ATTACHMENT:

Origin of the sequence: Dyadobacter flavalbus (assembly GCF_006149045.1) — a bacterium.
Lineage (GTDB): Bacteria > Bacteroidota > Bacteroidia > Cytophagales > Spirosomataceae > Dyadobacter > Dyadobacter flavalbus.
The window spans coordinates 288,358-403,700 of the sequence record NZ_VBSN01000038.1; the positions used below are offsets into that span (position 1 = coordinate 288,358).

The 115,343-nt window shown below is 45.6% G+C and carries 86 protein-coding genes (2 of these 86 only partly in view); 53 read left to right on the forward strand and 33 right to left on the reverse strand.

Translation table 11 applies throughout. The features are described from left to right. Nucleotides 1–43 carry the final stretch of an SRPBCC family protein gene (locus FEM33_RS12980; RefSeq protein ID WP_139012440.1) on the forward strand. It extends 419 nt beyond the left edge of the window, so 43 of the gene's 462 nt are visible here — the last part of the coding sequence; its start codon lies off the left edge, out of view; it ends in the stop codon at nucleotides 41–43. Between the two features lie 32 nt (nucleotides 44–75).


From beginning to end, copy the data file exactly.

Origin of the sequence: Dyadobacter flavalbus (assembly GCF_006149045.1) — a bacterium.
Lineage (GTDB): Bacteria > Bacteroidota > Bacteroidia > Cytophagales > Spirosomataceae > Dyadobacter > Dyadobacter flavalbus.
The window spans coordinates 288,358-403,700 of the sequence record NZ_VBSN01000038.1; the positions used below are offsets into that span (position 1 = coordinate 288,358).

The 115,343-nt window shown below is 45.6% G+C and carries 86 protein-coding genes (2 of these 86 only partly in view); 53 read left to right on the forward strand and 33 right to left on the reverse strand.

Translation table 11 applies throughout. The features are described from left to right. Nucleotides 1–43 carry the final stretch of an SRPBCC family protein gene (locus FEM33_RS12980; RefSeq protein ID WP_139012440.1) on the forward strand. It extends 419 nt beyond the left edge of the window, so 43 of the gene's 462 nt are visible here — the last part of the coding sequence; its start codon lies off the left edge, out of view; it ends in the stop codon at nucleotides 41–43. Between the two features lie 32 nt (nucleotides 44–75).